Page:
After finishing 3rd at Monroe County Fairgrounds in Rochester, NY on July 3rd, Lee DROVE approximately 860 miles overnight from New York to Spartanburg. (Rochester's winner Herb Thomas, second place Dick Rathman, and Tim Flock also made the trek - though not necessarily by the same mode of transportation.)
Lee likely drove U.S. highway 220 as interstates weren't established yet in 1953.
Real NASCAR: White Lightning, Red Clay and Big Bill France, Daniel Pierce writes (emphasis is mine):
While many fans envied the life of the racer, barnstorming could a be a grueling, and even dangerous, experience. Many of the top drivers arrived at races a few days early in order to help promote the event in exchange for room and board and $100 to $200. As Tim Flock remembered, "You would do anything for a promoter." There seemed to be little planning of the NASCAR Grand National schedule, and races a few days apart could be separated by hundreds of miles, forcing drives to haul their cars overnight, make repairs and prepare the car, catch a nap, and then race. After a July 3, 1953, race at the Monroe County Fairgrounds in Rochester, New York, Herb Thomas and Tim Flock towed their Hudsons through the night so that they could drive in a July 4 race at the Piedmont Interstate Fairgrounds in Spartanburg, South Carolina. Arriving at the track in the early afternoon, the two lay down in the shade of their cars in the infield to get some sleep before the 8 PM race. A man hired by Champion Spark Plugs to post signs along the fence failed to notice the two sleeping drivers and backed his truck onto Flock's head. The driver panicked and left the truck sitting there, and Thomas and six highway patrolmen had to lift the truck off Flock. Flock was rushed to the hospital and amazingly suffered no long-term damage. The accident did keep him out of the next six races and possibly cost him that year's title. ~ pp. 151-152Perry Allen Wood recaps the particulars of the race in his book, Silent Speedways of the Carolinas:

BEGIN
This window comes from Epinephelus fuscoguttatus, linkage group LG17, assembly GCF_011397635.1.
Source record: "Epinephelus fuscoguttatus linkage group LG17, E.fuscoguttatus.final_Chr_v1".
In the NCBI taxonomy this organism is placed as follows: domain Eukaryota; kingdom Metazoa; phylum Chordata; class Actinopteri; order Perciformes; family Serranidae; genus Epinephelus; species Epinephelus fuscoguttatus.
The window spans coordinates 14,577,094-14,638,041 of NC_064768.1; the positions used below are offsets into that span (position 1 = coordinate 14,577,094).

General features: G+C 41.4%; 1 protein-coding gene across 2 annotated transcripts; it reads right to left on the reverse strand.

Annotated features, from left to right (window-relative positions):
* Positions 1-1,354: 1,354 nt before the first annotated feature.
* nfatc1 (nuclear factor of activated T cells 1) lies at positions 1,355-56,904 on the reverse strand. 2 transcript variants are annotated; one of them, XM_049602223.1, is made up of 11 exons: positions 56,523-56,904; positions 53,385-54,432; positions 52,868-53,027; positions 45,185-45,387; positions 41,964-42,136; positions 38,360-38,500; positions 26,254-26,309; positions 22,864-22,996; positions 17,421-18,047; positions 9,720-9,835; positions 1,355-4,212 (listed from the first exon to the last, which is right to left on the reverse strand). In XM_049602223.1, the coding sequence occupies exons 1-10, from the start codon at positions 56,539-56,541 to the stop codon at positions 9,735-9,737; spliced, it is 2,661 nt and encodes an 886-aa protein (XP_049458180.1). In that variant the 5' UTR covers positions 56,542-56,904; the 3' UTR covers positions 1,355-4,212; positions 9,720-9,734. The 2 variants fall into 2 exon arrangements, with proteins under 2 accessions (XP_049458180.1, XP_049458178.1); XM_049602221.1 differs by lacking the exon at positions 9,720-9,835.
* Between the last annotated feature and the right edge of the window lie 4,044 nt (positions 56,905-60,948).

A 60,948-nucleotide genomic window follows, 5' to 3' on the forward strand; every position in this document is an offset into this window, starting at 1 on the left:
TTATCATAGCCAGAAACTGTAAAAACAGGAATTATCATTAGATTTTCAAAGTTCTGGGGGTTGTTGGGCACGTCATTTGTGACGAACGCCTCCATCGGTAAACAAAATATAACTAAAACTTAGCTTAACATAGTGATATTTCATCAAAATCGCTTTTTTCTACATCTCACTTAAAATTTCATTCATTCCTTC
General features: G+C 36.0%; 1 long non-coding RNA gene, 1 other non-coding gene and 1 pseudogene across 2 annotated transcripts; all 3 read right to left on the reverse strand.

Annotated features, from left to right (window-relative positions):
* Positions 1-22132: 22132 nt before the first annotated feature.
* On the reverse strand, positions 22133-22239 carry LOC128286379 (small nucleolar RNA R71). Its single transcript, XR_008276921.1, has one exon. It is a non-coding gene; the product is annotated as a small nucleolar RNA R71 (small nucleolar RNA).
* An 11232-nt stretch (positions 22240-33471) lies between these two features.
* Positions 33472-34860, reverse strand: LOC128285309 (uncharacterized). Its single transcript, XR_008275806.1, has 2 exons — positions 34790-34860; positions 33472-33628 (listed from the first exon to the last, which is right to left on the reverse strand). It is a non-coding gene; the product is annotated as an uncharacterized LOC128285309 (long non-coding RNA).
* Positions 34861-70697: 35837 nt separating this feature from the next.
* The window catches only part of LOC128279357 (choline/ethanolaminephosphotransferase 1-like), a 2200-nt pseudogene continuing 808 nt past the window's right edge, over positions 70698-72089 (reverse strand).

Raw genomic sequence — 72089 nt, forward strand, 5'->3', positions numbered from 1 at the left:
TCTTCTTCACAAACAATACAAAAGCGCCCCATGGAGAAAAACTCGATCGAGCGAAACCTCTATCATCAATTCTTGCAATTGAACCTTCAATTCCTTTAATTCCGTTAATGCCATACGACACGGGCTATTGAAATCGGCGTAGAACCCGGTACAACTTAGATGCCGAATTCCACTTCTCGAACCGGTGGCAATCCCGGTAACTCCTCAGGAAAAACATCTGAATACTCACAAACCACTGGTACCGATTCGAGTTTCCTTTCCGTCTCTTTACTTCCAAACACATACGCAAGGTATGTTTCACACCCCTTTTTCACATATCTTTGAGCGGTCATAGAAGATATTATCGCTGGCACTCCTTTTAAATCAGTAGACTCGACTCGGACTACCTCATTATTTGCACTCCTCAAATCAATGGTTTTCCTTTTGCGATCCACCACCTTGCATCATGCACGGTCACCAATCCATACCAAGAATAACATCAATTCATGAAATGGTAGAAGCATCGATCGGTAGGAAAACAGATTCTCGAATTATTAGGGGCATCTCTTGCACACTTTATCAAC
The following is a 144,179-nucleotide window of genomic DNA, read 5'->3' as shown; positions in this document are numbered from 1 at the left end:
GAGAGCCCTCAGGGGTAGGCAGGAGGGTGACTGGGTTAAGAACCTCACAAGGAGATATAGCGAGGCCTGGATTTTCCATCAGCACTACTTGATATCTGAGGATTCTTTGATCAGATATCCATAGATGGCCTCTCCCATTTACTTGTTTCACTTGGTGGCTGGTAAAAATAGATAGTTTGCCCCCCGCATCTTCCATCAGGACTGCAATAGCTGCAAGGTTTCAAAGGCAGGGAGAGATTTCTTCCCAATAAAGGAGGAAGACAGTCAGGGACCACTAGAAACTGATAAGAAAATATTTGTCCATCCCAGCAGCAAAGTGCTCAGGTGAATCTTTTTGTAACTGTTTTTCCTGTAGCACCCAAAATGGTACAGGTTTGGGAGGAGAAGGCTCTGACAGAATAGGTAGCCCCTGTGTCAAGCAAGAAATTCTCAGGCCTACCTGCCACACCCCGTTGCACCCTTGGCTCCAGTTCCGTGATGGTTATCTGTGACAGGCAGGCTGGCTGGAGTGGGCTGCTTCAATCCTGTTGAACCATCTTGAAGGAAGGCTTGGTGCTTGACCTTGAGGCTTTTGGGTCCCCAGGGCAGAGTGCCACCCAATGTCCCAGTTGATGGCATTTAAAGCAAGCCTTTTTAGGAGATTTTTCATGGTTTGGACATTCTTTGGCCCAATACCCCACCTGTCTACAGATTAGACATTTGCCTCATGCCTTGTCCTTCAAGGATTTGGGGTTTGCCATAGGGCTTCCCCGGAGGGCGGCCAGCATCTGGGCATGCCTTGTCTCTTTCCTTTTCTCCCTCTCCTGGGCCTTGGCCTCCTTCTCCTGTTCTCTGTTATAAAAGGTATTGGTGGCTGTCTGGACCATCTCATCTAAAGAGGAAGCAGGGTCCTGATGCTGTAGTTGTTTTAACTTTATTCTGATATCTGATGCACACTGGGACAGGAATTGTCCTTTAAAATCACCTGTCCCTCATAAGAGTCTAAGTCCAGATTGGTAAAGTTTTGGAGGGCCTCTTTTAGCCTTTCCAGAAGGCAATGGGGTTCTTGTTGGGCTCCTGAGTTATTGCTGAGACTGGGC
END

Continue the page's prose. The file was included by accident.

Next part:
Fun with Flocks was not over. No doubt bolstered by his brother's calamity and who knows what else, Fonty Flock went out and qualified second in the field of 19. Then NASCAR said he and pole-sitter Buck Baker made their runs too late and both had to start at the rear of the field. Baker retreated and strapped himself in while Fonty had a conniption, maybe two. Probably he had been at Spartanburg General watching over Timothy, who had a major headache. Whatever the reason, Font was going home before going to the rear. He demanded second spot. Fonty stood out on the track in front of the grid and made them drive around him. No doubt, all 18 had something to say as they rolled past. However, Truman Fontello Flock, one of the real showmen in all of racing history, decided to give the crowd what they came to see. He fired up the Frank Christian-owned, Red Vogt-wrenched, 1953 Hudson 14 and decided to show 'em what the Flock Boys were all about. When Fonty picked up shotgun on the field, Official Start Alvin Hawkins waved the green and the Fairgrounds' 2,200 miles of Grand National history was underway. Poleman by default Curtis Turner put his Olds out front and stayed until he had to make two long stops just before halfway and Herb Thomas' Smokey Yunick Hudson led. Thomas won the night before in Rochester. On lap 174, Herb pitted for fuel and Buck took over first, even after being penalized to the rear. Five laps later, he had to gas up, too, and Lee Petty in a '53 Dodge led the final 21 circuits for his 11th career win. ~ p. 6
|Source: Spartanburg Herald-Journal via Google News Archive|